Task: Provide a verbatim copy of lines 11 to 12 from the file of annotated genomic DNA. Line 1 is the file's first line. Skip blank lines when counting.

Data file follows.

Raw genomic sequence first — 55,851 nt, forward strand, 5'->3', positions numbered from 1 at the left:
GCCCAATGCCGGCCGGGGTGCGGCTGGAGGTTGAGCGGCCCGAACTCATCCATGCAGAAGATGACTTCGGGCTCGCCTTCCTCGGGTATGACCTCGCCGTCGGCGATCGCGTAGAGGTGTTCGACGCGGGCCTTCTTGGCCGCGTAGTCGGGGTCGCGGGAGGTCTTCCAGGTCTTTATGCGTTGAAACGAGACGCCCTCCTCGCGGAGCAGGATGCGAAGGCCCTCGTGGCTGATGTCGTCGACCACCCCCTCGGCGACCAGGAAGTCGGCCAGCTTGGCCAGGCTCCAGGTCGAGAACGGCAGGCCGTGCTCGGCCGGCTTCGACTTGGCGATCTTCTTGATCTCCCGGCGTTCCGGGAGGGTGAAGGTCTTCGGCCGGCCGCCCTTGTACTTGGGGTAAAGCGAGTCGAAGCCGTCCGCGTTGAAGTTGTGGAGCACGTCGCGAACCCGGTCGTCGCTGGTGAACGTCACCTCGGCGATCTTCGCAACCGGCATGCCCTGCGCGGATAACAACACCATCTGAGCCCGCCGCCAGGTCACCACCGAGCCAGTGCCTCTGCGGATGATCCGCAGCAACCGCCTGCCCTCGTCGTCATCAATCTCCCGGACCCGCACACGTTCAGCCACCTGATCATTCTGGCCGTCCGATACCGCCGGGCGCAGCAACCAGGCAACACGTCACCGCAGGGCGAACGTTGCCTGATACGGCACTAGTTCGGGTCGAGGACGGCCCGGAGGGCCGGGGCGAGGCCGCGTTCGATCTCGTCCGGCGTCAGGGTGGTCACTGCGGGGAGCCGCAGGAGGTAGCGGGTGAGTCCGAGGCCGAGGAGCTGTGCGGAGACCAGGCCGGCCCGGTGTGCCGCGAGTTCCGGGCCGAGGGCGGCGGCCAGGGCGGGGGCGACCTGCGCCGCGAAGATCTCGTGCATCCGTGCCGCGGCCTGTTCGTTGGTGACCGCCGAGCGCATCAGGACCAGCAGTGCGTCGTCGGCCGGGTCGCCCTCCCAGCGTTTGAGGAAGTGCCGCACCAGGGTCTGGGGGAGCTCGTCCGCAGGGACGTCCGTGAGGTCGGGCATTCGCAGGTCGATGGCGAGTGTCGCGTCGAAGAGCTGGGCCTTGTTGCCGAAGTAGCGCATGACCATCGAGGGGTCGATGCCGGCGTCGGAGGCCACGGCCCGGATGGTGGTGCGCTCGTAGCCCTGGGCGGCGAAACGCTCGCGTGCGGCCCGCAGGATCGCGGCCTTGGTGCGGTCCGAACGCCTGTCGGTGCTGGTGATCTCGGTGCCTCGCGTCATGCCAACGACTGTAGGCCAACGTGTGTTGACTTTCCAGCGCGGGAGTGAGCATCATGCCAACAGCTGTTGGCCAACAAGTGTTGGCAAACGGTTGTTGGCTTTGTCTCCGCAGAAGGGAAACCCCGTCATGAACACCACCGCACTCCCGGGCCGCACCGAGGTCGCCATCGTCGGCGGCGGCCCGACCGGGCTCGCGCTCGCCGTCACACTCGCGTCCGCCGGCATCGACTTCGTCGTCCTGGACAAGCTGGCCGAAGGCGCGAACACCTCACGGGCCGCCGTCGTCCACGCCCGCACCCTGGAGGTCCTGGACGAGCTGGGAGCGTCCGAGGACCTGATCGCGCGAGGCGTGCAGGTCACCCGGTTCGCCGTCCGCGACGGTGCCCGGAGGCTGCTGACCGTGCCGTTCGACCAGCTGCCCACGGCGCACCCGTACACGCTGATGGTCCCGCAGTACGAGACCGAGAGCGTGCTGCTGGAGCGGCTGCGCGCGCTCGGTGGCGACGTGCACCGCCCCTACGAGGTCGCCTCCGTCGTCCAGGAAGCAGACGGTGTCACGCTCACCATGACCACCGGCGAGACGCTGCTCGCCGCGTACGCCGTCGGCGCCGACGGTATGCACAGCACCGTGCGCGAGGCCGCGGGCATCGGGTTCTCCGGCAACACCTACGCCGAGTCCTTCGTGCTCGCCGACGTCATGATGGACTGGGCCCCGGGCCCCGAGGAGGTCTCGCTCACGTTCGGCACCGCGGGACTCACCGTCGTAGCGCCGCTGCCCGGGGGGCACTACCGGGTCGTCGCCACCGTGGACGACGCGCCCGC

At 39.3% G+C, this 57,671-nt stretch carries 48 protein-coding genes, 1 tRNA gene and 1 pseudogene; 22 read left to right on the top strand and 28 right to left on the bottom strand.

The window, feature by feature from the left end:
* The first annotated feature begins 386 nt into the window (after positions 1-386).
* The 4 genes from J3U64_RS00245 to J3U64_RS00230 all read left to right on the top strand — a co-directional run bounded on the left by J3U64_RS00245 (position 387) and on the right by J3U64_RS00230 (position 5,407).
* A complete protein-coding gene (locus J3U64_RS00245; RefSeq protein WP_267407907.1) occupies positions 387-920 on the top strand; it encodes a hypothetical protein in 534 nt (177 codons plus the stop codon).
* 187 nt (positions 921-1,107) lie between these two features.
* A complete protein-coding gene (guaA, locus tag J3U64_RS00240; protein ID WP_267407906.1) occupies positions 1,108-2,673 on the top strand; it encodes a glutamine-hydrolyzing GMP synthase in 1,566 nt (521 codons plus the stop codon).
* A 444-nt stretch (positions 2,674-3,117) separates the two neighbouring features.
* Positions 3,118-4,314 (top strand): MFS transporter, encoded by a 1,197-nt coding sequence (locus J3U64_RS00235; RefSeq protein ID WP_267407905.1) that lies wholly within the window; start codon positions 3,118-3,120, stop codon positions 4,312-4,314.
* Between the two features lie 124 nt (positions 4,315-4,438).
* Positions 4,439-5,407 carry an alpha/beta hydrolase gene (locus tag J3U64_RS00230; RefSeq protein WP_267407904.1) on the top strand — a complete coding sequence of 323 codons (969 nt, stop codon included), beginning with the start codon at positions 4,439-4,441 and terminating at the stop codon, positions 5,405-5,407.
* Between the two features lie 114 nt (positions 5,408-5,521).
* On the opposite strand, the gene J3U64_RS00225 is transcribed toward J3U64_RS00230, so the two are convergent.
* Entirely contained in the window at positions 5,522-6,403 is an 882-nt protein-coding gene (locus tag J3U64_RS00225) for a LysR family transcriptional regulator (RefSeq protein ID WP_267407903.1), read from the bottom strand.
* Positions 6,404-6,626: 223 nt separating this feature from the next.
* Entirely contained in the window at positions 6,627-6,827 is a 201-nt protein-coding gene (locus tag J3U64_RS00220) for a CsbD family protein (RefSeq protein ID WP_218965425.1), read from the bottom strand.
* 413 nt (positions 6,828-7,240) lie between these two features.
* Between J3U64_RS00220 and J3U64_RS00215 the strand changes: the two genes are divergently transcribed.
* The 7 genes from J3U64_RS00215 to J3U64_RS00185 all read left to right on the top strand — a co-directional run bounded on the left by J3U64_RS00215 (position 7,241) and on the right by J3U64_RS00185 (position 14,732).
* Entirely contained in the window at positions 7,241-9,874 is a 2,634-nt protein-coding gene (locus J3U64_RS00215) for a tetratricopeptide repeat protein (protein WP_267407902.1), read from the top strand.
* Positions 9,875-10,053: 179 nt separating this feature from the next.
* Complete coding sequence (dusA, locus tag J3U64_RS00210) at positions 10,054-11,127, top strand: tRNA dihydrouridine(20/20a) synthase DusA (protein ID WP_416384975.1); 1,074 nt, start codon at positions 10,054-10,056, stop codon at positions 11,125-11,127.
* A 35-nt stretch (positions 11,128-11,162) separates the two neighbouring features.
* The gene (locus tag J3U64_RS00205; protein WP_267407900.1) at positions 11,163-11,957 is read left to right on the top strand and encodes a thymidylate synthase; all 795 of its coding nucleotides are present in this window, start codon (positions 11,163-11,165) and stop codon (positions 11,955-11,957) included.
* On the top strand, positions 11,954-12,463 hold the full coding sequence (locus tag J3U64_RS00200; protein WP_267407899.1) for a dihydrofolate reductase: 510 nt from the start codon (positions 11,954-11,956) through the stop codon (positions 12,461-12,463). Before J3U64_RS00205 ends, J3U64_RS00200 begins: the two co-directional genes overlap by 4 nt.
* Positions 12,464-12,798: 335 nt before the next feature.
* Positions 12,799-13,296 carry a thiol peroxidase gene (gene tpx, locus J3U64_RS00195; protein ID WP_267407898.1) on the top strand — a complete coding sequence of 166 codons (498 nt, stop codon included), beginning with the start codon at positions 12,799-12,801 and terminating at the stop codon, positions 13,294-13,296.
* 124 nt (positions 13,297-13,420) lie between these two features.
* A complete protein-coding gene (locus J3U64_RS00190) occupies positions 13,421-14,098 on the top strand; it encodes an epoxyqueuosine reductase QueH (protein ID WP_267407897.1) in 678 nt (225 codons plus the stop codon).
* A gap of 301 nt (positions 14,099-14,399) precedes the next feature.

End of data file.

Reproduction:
* Positions 3,118-4,314 (top strand): MFS transporter, encoded by a 1,197-nt coding sequence (locus J3U64_RS00235; RefSeq protein ID WP_267407905.1) that lies wholly within the window; start codon positions 3,118-3,120, stop codon positions 4,312-4,314.
* Between the two features lie 124 nt (positions 4,315-4,438).